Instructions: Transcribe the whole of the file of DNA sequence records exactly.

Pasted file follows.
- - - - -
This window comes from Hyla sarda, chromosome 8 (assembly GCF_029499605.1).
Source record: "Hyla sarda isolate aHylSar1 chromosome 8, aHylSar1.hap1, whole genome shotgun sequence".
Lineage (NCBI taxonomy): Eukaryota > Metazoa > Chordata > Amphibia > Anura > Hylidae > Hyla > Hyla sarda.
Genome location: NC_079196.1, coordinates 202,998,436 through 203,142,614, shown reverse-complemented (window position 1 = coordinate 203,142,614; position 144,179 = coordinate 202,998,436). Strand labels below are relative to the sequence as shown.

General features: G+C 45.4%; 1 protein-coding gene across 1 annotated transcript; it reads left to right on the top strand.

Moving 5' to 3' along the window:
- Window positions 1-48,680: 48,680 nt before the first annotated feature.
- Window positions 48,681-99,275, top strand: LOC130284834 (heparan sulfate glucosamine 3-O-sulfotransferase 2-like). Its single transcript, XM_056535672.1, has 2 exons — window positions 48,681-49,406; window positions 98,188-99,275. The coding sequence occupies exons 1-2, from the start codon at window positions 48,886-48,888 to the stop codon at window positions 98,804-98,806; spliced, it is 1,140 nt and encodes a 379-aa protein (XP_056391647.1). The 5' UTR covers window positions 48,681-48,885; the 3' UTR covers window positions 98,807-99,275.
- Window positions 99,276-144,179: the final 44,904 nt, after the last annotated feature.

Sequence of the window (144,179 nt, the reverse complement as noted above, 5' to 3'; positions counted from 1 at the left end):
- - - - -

This window comes from Hyla sarda, chromosome 8 (assembly GCF_029499605.1).
Source record: "Hyla sarda isolate aHylSar1 chromosome 8, aHylSar1.hap1, whole genome shotgun sequence".
Lineage (NCBI taxonomy): Eukaryota > Metazoa > Chordata > Amphibia > Anura > Hylidae > Hyla > Hyla sarda.
Genome location: NC_079196.1, coordinates 202,998,436 through 203,142,614, shown reverse-complemented (window position 1 = coordinate 203,142,614; position 144,179 = coordinate 202,998,436). Strand labels below are relative to the sequence as shown.

General features: G+C 45.4%; 1 protein-coding gene across 1 annotated transcript; it reads left to right on the top strand.

Moving 5' to 3' along the window:
- Window positions 1-48,680: 48,680 nt before the first annotated feature.
- Window positions 48,681-99,275, top strand: LOC130284834 (heparan sulfate glucosamine 3-O-sulfotransferase 2-like). Its single transcript, XM_056535672.1, has 2 exons — window positions 48,681-49,406; window positions 98,188-99,275. The coding sequence occupies exons 1-2, from the start codon at window positions 48,886-48,888 to the stop codon at window positions 98,804-98,806; spliced, it is 1,140 nt and encodes a 379-aa protein (XP_056391647.1). The 5' UTR covers window positions 48,681-48,885; the 3' UTR covers window positions 98,807-99,275.
- Window positions 99,276-144,179: the final 44,904 nt, after the last annotated feature.

Sequence of the window (144,179 nt, the reverse complement as noted above, 5' to 3'; positions counted from 1 at the left end):